15. 18

    Looks like you handled an unfortunate situation in a graceful and professional manner.

    Your tips on ‘dealing with your mistakes’ are great. Definitely something to remind myself of next time I step in something that smells a bit funny.

  16. 20

    These sites are definitely similar. Not exactly, but too close. A couple changes, and it’s a different site. That’s a good thing I think, that you can do a tweak or two and make it fresh. Nobody has a copyright on where your divs and boxes are, but you gotta change up colors, backgrounds, and text styles. Interesting that your craigslist designer was able to get it as different as that, but not a few steps further to originality. Very curious.

    Anytime you have a problem or mistake, confronting it head-on is the way. Why not? It’s the top of the to-do list to stay respectable. I try not to live too long in “stupid stupid stupid” mode after my many mistakes because it’s never that useful past that point where you’re motivated to take action. Nice site!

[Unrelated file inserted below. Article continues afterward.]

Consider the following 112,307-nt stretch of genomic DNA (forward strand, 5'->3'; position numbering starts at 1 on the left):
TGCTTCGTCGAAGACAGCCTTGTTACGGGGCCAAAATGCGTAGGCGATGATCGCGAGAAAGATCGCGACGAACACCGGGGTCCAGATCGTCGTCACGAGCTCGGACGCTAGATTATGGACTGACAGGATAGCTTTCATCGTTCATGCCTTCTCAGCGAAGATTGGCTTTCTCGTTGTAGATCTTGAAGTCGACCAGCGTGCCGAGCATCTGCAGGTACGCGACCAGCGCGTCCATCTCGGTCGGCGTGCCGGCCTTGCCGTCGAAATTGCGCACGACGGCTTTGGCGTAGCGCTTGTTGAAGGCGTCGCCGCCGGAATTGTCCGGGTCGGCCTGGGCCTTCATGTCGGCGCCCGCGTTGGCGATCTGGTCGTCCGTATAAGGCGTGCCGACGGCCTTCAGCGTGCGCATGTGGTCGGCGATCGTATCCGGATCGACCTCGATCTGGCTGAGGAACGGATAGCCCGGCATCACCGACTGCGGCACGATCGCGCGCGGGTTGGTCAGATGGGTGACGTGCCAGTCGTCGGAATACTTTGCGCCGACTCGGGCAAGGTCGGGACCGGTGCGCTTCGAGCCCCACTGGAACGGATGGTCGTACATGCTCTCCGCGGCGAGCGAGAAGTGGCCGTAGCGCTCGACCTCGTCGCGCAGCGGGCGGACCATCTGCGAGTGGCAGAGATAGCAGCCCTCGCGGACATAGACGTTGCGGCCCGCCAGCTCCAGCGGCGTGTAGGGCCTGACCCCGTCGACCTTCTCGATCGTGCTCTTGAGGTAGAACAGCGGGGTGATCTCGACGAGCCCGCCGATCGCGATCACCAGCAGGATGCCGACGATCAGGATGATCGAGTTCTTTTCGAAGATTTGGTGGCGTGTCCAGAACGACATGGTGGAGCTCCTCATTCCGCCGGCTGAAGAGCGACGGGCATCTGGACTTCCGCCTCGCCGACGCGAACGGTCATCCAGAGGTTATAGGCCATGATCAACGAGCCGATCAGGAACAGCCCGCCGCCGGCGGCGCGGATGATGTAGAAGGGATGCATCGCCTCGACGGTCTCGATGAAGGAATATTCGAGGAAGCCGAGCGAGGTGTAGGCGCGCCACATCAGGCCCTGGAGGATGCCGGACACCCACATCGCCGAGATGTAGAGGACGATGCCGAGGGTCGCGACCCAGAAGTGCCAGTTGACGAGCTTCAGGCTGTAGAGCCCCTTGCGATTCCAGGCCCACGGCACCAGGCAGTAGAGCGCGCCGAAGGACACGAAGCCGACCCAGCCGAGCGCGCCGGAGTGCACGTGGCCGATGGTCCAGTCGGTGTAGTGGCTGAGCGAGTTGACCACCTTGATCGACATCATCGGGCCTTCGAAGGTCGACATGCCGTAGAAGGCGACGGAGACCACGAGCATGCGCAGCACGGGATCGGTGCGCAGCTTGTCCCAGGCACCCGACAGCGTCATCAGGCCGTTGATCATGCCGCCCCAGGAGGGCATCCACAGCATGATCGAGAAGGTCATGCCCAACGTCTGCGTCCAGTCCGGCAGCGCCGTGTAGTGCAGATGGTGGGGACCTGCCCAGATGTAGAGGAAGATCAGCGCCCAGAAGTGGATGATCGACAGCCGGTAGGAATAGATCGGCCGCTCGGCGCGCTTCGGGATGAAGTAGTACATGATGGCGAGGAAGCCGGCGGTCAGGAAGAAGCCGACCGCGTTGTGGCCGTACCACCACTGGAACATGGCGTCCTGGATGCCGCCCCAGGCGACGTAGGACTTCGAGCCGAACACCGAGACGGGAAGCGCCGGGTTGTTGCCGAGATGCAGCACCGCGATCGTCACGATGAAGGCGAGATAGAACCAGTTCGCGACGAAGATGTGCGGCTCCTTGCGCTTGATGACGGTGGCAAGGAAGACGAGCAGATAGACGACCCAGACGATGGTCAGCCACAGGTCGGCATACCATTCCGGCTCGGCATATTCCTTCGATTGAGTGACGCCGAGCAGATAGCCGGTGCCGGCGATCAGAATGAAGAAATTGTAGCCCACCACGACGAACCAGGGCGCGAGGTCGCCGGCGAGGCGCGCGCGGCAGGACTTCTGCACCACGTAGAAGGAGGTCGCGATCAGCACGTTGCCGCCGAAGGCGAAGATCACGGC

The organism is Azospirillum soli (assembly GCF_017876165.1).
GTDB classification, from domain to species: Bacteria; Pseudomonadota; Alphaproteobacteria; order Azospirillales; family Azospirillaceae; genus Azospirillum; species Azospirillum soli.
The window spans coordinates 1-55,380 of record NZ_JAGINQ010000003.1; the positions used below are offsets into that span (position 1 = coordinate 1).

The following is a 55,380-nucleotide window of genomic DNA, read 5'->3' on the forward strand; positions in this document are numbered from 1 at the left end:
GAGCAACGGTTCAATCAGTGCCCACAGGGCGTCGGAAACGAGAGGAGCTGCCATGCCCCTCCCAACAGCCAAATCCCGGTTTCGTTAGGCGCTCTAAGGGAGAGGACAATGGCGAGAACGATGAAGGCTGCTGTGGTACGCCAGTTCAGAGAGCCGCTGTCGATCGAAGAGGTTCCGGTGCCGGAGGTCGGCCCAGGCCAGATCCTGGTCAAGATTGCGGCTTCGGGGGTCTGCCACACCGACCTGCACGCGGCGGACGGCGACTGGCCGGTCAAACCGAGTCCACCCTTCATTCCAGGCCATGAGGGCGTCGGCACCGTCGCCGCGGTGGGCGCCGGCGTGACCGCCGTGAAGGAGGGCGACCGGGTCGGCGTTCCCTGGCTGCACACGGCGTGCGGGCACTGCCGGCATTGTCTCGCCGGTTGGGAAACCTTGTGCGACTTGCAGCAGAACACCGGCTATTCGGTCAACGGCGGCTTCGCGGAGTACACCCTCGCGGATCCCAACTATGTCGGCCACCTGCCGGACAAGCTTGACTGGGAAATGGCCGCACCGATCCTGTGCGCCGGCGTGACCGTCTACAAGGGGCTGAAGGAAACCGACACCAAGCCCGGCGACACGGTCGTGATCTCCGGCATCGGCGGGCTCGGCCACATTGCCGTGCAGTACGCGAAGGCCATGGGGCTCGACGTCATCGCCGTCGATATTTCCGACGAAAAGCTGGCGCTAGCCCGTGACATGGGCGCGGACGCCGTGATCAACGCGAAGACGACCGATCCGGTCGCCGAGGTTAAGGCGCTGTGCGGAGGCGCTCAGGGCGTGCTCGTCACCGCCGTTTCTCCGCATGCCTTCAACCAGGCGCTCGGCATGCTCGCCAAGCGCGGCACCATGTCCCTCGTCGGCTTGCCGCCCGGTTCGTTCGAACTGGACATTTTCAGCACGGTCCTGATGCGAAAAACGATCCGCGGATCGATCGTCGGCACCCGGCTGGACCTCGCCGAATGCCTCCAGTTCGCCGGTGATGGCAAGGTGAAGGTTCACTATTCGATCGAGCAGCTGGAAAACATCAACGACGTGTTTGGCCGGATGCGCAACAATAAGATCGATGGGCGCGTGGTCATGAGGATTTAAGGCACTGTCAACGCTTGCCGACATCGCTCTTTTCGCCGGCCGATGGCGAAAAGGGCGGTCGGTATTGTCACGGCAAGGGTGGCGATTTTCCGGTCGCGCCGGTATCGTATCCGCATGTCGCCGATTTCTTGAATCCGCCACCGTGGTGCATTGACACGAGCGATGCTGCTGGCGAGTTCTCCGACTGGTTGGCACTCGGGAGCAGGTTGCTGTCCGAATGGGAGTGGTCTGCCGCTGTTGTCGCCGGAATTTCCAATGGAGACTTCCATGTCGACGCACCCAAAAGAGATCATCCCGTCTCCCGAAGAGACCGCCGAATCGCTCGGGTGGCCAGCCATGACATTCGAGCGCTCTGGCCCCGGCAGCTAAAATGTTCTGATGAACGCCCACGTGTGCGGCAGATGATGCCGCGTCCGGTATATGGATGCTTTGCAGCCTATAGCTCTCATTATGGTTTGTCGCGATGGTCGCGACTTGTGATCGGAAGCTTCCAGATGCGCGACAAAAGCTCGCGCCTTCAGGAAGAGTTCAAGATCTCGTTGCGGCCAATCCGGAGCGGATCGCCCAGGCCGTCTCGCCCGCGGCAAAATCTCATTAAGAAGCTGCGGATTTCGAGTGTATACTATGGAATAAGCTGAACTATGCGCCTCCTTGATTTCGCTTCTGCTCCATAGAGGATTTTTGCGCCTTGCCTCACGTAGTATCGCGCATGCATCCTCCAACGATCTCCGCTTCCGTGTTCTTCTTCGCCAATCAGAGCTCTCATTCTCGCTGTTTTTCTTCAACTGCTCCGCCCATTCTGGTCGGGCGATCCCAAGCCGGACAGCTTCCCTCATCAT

• 21

      I agree with you. A little more tweaking and it would have definitely been a different site.

      I try not to live too long in “stupid stupid stupid” mode after my many mistakes because it’s never that useful past that point where you’re motivated to take action. Nice site!

      I agree. Moving on now! :arrow:

  17. 22

    This is a good piece on a topic a lot of us wish not talk about. I made this one of my three links of the day on my daily design blog:


  18. 24

    Too bad, the file you were offering actually looks better than the law design firm’s design.

  19. 25

    You’re right. I’ve had clients come up to me before and told me to copy a particular design. That is a hard situation, but I’m always able to convince them to go with an original design.

  20. 26

    I blogged about the incident because the record needed to be set straight. You were profiting from our design and building your reputation on our work.